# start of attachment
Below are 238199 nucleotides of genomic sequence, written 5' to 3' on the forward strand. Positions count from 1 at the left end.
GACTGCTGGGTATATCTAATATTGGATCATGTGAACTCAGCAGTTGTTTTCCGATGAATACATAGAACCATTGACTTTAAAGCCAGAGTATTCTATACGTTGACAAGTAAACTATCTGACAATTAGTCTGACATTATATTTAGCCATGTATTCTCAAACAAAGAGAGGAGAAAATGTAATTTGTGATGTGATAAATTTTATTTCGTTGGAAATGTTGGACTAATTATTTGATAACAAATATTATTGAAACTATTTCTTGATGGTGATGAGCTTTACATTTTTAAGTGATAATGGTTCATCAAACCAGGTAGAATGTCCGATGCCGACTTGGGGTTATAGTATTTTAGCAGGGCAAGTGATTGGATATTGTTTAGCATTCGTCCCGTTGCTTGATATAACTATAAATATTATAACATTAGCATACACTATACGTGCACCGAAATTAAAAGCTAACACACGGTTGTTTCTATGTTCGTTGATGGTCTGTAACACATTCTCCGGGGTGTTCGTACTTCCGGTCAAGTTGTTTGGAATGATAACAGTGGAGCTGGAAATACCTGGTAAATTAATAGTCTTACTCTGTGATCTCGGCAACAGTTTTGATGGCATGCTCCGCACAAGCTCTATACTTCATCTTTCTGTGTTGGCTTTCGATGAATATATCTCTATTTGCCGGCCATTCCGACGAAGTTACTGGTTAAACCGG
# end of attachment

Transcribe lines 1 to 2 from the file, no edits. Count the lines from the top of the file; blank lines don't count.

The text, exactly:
Below are 238199 nucleotides of genomic sequence, written 5' to 3' on the forward strand. Positions count from 1 at the left end.
GACTGCTGGGTATATCTAATATTGGATCATGTGAACTCAGCAGTTGTTTTCCGATGAATACATAGAACCATTGACTTTAAAGCCAGAGTATTCTATACGTTGACAAGTAAACTATCTGACAATTAGTCTGACATTATATTTAGCCATGTATTCTCAAACAAAGAGAGGAGAAAATGTAATTTGTGATGTGATAAATTTTATTTCGTTGGAAATGTTGGACTAATTATTTGATAACAAATATTATTGAAACTATTTCTTGATGGTGATGAGCTTTACATTTTTAAGTGATAATGGTTCATCAAACCAGGTAGAATGTCCGATGCCGACTTGGGGTTATAGTATTTTAGCAGGGCAAGTGATTGGATATTGTTTAGCATTCGTCCCGTTGCTTGATATAACTATAAATATTATAACATTAGCATACACTATACGTGCACCGAAATTAAAAGCTAACACACGGTTGTTTCTATGTTCGTTGATGGTCTGTAACACATTCTCCGGGGTGTTCGTACTTCCGGTCAAGTTGTTTGGAATGATAACAGTGGAGCTGGAAATACCTGGTAAATTAATAGTCTTACTCTGTGATCTCGGCAACAGTTTTGATGGCATGCTCCGCACAAGCTCTATACTTCATCTTTCTGTGTTGGCTTTCGATGAATATATCTCTATTTGCCGGCCATTCCGACGAAGTTACTGGTTAAACCGG